The Mid Suffolk Light Railway may not have been a huge success as a working rail line but through the dedication of an army of volunteers, the ‘Middy’ museum in Wetheringsett has managed to return the magic of steam to rural Suffolk.
Originally planned as a way of linking farming communities in the centre of the county, work on the line began in May 1902.
The Light Railway Act had been passed just six years earlier making it easier to build railways - by reducing the speed and weight of the trains, rules on fencing, level crossings and signalling were less strict.
Edmund Crosthwaite, who has volunteered at the Middy for more than ten years, said the rail line’s creation was a bit of a disaster.
“It was originally supposed to go from Haughley Junction and continue through Mendlesham,” he said
“It was then supposed to stretch all the way to Halesworth with a branch leading off to Westerfield - but it didn’t quite go to plan.
“They reached just past Laxfield and realised the ground was too boggy to lay the track - and it had taken an awful lot of money to get there.
“The line bankrupted a lot of people.
“The initial idea was to lay 52 miles of train track - it was a grand plan but the line ended up just over 19 miles long.”
Edmund said the line opened for goods in 1904 and for passengers in 1908.
“Although it didn’t quite take off in the way they were hoping, it did still serve a job linking the farming communities in the area,” he said.
“The line’s best period was actually during the Second World War where it was used to carry bombs and supplies to the local airbases.
“But after the war the rail line declined dramatically and much of the track was removed by 1953 - it’s final service was in July 1952.”
The track and stations were left for almost 40 years, many of the buildings used as storage or chicken coups by farmers.
But in 1990 founder Paul Davey and a small group of rail enthusiasts had an idea to turn the quarter mile track and Brockford station building at Wetheringsett into a museum - and landowner Tony Alston fell in love with the idea too.
Edmund said they had to do the best with what was left at the site.
“They gathered a few people from modern railway clubs and moved onto the site in 1991,” he said.
“There was little of it left - just a platform and a little piece of track. The original idea was to have it as a static museum - a place where people could just have a look around.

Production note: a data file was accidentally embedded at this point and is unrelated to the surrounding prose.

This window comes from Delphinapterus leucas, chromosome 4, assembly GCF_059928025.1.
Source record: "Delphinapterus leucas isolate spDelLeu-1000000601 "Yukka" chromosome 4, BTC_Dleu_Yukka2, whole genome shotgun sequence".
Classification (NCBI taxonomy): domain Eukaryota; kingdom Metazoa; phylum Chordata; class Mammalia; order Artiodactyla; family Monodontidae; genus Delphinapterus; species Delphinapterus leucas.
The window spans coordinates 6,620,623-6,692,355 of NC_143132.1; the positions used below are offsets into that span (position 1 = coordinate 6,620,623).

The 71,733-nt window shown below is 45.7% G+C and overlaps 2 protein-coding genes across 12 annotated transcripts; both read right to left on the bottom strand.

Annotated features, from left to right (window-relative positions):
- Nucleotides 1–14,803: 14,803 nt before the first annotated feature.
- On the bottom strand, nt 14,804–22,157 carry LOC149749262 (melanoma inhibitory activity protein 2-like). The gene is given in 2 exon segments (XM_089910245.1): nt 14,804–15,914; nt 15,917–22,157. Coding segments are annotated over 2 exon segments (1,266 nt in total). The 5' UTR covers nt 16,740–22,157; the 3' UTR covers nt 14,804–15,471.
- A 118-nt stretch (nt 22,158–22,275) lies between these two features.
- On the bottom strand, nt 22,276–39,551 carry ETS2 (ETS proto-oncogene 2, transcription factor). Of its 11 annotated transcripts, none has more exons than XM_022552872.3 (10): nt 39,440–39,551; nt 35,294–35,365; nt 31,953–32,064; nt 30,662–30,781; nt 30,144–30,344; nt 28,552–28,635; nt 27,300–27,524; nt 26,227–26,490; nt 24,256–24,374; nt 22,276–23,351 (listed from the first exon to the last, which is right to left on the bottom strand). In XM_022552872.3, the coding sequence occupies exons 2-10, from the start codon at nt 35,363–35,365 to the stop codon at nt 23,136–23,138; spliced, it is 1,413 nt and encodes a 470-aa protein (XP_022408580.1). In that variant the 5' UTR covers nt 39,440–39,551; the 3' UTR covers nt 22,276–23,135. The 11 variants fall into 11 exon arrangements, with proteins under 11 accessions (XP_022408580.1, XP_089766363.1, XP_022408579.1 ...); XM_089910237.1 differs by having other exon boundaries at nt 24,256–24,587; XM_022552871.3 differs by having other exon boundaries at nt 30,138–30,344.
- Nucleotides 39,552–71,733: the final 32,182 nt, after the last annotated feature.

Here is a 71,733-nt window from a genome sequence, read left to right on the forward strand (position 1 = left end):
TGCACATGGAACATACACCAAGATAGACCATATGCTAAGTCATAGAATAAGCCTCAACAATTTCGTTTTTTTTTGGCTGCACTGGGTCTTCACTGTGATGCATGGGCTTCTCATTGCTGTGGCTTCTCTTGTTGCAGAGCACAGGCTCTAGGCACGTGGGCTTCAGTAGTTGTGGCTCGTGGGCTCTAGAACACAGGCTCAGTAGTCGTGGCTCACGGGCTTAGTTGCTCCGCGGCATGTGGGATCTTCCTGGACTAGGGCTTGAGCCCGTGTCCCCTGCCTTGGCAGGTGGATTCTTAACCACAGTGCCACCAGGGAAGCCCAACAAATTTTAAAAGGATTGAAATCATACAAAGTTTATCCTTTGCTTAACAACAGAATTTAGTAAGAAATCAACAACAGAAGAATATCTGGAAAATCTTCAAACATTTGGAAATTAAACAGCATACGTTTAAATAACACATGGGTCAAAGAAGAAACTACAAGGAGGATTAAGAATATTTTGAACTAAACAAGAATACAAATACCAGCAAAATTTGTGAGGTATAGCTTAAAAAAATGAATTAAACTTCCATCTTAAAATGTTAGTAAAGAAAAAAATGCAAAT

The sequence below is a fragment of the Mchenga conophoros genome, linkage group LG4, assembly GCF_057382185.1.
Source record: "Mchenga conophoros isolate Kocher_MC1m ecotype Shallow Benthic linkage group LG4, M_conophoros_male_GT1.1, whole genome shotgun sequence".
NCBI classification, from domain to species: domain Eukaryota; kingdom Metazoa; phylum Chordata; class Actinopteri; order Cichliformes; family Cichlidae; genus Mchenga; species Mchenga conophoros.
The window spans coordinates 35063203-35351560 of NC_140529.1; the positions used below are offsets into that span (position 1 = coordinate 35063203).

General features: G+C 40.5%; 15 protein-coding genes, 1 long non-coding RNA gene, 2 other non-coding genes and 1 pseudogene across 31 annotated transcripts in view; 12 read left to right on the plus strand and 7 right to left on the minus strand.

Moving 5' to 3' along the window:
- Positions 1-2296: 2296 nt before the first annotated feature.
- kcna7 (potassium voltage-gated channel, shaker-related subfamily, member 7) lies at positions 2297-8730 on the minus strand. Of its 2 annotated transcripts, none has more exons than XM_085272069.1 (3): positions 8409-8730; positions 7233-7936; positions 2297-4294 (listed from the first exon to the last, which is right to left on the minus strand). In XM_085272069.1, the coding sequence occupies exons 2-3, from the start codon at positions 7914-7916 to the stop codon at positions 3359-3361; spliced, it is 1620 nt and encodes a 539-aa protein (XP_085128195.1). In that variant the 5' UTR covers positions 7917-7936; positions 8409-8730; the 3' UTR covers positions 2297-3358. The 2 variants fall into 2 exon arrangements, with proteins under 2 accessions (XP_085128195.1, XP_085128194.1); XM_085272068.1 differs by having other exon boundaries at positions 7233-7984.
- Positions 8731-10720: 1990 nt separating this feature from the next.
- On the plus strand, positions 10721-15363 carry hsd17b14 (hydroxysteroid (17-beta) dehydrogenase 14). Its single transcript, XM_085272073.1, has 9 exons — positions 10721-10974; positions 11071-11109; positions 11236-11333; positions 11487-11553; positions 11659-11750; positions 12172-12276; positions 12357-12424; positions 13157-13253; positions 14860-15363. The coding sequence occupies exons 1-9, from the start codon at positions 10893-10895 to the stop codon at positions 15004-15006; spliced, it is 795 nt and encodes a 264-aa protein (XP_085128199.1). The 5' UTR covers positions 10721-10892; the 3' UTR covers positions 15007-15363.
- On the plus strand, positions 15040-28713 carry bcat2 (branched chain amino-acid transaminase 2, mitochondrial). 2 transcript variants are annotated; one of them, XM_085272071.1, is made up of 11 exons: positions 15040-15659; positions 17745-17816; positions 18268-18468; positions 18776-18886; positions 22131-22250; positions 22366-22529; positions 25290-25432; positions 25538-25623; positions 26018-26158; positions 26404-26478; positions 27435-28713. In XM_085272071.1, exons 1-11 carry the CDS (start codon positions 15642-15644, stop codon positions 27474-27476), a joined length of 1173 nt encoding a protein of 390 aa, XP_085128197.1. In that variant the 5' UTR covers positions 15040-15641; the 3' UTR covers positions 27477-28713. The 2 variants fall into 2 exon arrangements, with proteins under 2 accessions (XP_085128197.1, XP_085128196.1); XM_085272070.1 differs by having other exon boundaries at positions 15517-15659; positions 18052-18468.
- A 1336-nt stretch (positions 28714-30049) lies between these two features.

“But as things moved on we wanted working steam trains too. We had our first running steam train in 2002 - we borrowed an engine from the North Norfolk Railway, a J15 goods engine. North Norfolk had the only working engine of its kind - we finally had it for eight steaming days in 2002, almost 50 years from the day the railway closed.
“Since then we have increased our engine running times, we went from eight to 20 to 30, which is what we have now.
“The idea of the museum is to recreate the Mid Suffolk line as it was more than half a century ago.”
The museum is entirely funded through open days, donations, heritage money grants and funds collected from memberships.
But what really keeps the Middy on track is the raft of around 70 volunteers who tirelessly work to maintain the carriages, stations, outbuildings and grounds.
“Our volunteers are crucial, they keep the museum going.
“The Mid Suffolk couldn’t function without them and without them it wouldn’t exist.”
One such volunteer, Geraldine Smith, has been helping out at the railway every Wednesday for seven years.
She said it is the open days that keep her coming back. It is nice to make people happy. People go home having had a nice day out,” she said.
One of the projects the volunteers are currently working on is the renovation of a Great Eastern horse box dating back to 1869.
Edmund said it may be the oldest of its kind in the world.
He said: “We got a grant of £1,000 from the Transport Trust and some private donations to restore it.
“The Middy did have horse boxes on it so it will fit in very nicely on our track.
“There were a lot of horses that were transported on the original track with Newmarket being so close - it is a very East Anglian vehicle.
“I think it is possibly the oldest railway horse box in the world.
“It should be ready to go on the tracks next year.”
The museum is now seeking donations to restore its own train - a Hudswell Clarke 0-6-0 saddle tank locomotive built in 1928. Originally a static exhibit, the train will take £100,000 to restore.
For more information on the Middy visit www.mslr.org.uk